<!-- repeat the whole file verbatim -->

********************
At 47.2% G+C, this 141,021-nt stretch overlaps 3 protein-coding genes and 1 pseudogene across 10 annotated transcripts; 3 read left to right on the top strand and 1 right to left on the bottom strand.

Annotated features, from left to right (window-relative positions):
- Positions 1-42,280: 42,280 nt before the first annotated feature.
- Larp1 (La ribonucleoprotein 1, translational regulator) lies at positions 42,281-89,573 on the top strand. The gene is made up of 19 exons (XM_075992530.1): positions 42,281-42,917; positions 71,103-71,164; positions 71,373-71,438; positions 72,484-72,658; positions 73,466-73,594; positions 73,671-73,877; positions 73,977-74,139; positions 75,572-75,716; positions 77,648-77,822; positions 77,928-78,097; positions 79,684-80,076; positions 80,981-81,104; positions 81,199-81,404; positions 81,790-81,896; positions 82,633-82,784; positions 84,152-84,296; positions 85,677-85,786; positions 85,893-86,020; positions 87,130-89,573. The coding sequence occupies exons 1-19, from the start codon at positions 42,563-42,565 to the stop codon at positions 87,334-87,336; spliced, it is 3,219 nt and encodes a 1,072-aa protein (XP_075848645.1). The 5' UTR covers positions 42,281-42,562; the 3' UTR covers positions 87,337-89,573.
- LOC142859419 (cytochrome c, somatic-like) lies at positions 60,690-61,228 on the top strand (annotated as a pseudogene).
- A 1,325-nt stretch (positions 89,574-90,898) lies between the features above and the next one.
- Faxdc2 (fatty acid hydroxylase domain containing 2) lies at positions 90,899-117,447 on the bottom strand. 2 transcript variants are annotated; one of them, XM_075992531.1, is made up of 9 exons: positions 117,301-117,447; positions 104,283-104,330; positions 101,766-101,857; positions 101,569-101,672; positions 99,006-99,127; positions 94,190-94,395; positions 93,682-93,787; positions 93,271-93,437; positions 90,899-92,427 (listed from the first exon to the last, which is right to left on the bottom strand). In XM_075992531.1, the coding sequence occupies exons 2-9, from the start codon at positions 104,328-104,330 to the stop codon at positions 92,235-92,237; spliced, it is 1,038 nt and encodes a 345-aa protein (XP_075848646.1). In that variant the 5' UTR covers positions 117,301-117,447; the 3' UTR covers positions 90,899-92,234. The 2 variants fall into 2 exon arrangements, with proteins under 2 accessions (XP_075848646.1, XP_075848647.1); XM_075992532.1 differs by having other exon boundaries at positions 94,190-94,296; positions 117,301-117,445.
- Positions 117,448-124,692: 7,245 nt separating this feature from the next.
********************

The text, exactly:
At 47.2% G+C, this 141,021-nt stretch overlaps 3 protein-coding genes and 1 pseudogene across 10 annotated transcripts; 3 read left to right on the top strand and 1 right to left on the bottom strand.

Annotated features, from left to right (window-relative positions):
- Positions 1-42,280: 42,280 nt before the first annotated feature.
- Larp1 (La ribonucleoprotein 1, translational regulator) lies at positions 42,281-89,573 on the top strand. The gene is made up of 19 exons (XM_075992530.1): positions 42,281-42,917; positions 71,103-71,164; positions 71,373-71,438; positions 72,484-72,658; positions 73,466-73,594; positions 73,671-73,877; positions 73,977-74,139; positions 75,572-75,716; positions 77,648-77,822; positions 77,928-78,097; positions 79,684-80,076; positions 80,981-81,104; positions 81,199-81,404; positions 81,790-81,896; positions 82,633-82,784; positions 84,152-84,296; positions 85,677-85,786; positions 85,893-86,020; positions 87,130-89,573. The coding sequence occupies exons 1-19, from the start codon at positions 42,563-42,565 to the stop codon at positions 87,334-87,336; spliced, it is 3,219 nt and encodes a 1,072-aa protein (XP_075848645.1). The 5' UTR covers positions 42,281-42,562; the 3' UTR covers positions 87,337-89,573.
- LOC142859419 (cytochrome c, somatic-like) lies at positions 60,690-61,228 on the top strand (annotated as a pseudogene).
- A 1,325-nt stretch (positions 89,574-90,898) lies between the features above and the next one.
- Faxdc2 (fatty acid hydroxylase domain containing 2) lies at positions 90,899-117,447 on the bottom strand. 2 transcript variants are annotated; one of them, XM_075992531.1, is made up of 9 exons: positions 117,301-117,447; positions 104,283-104,330; positions 101,766-101,857; positions 101,569-101,672; positions 99,006-99,127; positions 94,190-94,395; positions 93,682-93,787; positions 93,271-93,437; positions 90,899-92,427 (listed from the first exon to the last, which is right to left on the bottom strand). In XM_075992531.1, the coding sequence occupies exons 2-9, from the start codon at positions 104,328-104,330 to the stop codon at positions 92,235-92,237; spliced, it is 1,038 nt and encodes a 345-aa protein (XP_075848646.1). In that variant the 5' UTR covers positions 117,301-117,447; the 3' UTR covers positions 90,899-92,234. The 2 variants fall into 2 exon arrangements, with proteins under 2 accessions (XP_075848646.1, XP_075848647.1); XM_075992532.1 differs by having other exon boundaries at positions 94,190-94,296; positions 117,301-117,445.
- Positions 117,448-124,692: 7,245 nt separating this feature from the next.